that will find genre fans reaching for their old
Ross Thomas paperbacks to find something
comparable. —Bill Ott
The Waters of Eternal Youth.
By Donna Leon.
Mar. 2016. 304p. Atlantic Monthly, $26
(9780802124807); e-book, $26 (9780802190314).
For Leon’s many devoted fans, the appearance of her twenty-fifth Guido Brunetti novel
No One Knows.
By J. T. Ellison.
Mar. 2016. 384p. Gallery, $26 (9780501118470);
e-book, $13.99 (9781501118494).
Aubrey Hamilton’s husband, Josh, disappeared five years ago. She was initially
accused of murdering him, but without
a body, there was no proof. Josh’s mom
declares her son legally dead, and suddenly the grief consumes Aubrey again.
After finally deciding to go on with her life,
she begins to suspect that she is being
watched. As in The Girl on the Train, to
which this novel inevitably will be compared, the story line jumps back and forth
in time as the reader becomes enthralled
with Aubrey and her life while also desperate to learn answers. The payoff succeeds
in surprising, but some readers may find
the author guilty of unnecessary manipulation. —Jeff Ayers
Set the Night on Fire.
By Connie Dial.
Mar. 2016. 304p. Permanent Press, $29.95
Another authentic look at the LAPD
through the eyes of Josie Corsino, with
a twist. It is 1971, and she is fresh out
of the police academy and working as an
undercover operative (UC) in a tumultu-
ous Los Angeles where demonstrations
invariably turn into riots, and homemade
bombs are in fashion. When a fellow UC
disappears, Josie is forced deeper into the
violent radical underground. There is some
denseness in the narrative, which is en-
demic to the genre, but the action moves
steadily through short chapters and clipped
professional exchanges. A treat for fans of
realistic police crime drama, from a 27-year
LAPD veteran. —Jane Murphy
Terror in Taffeta.
By Marla Cooper.
Mar. 2016. 288p. Minotaur/Thomas Dunne, $24.99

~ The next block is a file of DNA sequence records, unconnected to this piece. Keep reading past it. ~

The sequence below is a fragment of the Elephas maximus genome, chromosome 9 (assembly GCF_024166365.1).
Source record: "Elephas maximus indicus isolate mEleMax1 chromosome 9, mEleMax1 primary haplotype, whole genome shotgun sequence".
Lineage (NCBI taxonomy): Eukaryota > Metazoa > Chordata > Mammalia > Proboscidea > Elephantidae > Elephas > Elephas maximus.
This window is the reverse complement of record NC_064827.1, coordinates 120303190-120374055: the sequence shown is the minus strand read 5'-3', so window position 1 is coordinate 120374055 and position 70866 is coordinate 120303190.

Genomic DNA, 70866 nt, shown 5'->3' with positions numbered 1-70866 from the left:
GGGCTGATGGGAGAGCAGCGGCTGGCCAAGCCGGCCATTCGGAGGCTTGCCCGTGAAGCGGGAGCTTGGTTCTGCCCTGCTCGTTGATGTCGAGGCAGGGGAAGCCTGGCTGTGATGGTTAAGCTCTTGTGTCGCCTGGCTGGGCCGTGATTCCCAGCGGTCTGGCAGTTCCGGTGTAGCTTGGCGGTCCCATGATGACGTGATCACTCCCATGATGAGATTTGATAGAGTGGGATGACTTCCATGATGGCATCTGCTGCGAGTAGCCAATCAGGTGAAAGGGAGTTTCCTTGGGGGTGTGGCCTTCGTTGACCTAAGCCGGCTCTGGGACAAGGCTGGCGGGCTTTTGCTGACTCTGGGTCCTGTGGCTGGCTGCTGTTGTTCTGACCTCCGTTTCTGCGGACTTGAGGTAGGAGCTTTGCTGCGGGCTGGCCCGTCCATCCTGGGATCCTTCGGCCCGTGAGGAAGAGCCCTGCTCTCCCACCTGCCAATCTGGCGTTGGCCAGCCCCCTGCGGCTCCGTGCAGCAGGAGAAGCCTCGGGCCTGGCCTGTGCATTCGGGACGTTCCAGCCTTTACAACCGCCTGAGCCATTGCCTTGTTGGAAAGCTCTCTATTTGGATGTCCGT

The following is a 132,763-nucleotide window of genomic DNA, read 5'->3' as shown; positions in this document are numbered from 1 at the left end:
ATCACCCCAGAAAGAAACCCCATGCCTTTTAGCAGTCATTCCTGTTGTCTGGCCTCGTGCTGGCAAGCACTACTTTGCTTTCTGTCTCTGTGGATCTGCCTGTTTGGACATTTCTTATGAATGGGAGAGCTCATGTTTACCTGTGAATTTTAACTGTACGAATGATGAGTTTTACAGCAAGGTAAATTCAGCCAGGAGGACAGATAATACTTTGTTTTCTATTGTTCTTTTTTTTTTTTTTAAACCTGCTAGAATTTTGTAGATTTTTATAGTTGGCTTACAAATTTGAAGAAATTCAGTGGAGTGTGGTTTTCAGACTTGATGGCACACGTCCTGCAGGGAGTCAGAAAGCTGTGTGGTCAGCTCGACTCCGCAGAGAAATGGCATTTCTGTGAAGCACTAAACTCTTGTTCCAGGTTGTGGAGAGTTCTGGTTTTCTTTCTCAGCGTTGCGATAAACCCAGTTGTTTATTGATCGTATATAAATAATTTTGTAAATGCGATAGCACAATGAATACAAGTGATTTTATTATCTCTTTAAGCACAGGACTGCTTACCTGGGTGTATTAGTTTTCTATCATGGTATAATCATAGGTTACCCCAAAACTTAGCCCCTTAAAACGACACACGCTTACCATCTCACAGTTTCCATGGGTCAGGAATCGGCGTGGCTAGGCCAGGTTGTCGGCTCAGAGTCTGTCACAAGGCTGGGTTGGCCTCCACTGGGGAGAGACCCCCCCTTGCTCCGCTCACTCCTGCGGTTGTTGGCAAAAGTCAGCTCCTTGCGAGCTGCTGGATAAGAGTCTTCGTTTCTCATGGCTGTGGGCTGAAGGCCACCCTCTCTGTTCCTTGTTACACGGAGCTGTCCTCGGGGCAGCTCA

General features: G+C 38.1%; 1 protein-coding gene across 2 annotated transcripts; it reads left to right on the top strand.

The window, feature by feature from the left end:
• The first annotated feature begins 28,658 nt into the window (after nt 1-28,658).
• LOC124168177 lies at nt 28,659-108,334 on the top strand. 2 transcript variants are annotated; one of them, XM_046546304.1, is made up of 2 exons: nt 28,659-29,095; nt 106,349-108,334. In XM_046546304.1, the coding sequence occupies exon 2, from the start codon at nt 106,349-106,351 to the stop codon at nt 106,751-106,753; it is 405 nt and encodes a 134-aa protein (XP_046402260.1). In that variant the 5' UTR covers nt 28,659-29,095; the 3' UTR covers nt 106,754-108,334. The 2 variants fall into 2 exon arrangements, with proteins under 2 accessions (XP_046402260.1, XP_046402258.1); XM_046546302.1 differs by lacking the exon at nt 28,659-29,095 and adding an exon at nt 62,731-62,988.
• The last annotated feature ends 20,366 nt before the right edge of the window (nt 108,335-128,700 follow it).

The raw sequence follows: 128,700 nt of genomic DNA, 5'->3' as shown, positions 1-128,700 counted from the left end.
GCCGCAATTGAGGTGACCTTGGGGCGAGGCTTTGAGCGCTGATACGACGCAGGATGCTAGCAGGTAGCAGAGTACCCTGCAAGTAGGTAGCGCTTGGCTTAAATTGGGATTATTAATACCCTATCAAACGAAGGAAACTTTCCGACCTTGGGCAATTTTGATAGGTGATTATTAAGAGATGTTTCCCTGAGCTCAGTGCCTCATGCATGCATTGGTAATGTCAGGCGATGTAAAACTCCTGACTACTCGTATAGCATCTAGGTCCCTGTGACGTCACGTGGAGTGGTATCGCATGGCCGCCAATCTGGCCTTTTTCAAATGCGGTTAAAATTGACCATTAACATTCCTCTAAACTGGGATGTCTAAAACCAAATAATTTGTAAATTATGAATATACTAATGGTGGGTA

(9781250072566); e-book, $11.99 (9781466884380).
Wedding planner Kelsey McKenna thinks
her work is done at a San Miguel de Al-
lende destination event; then a bridesmaid
passes out. After sending the newlyweds
and the rest of the party to the recep-
tion, Kelsey learns that the bridesmaid
is dead. Police discover that the victim’s
room has been ransacked, and the bride’s
sister is arrested after poison is found
in her belongings. The bride’s mother,
who at times skews stereotypical but at
other times surprises, convinces Kelsey
to work on finding the killer and proving
her daughter’s innocence. It’s all a bit
beyond her usual purview, but smart, car-
ing Kelsey makes it work. The lush setting
adds appeal, and the destination-wedding
frame gives the tale a kind of locked-room
dimension. —Amy Alessio
By Brenda Chapman.
Mar. 2016. 376p. Dundurn, paper, $14.99
(9781459730960); e-book, $8.99 (9781459730984).
The third in the Stonechild and Rou-
leau mystery series involves a missing
mother and child. Jacques Rouleau, of
the Kingston, Ontario, Criminal Investiga-
tions Division, tasks his subordinates, Kala
Stonechild and Paul Gundersund, with the
investigation. The mother’s body is soon
found, but the daughter is still missing.
The obvious suspect, the husband, denies
having anything to do with it, but Stone-
child and Gundersund aren’t convinced,
until a new lead turns up and takes them
into the dead woman’s past, uncovering
hidden secrets and things that refuse to
stay buried. A deft balance of character,
story, and setting. —David Pitt
CRIME FICTION IN BRIEF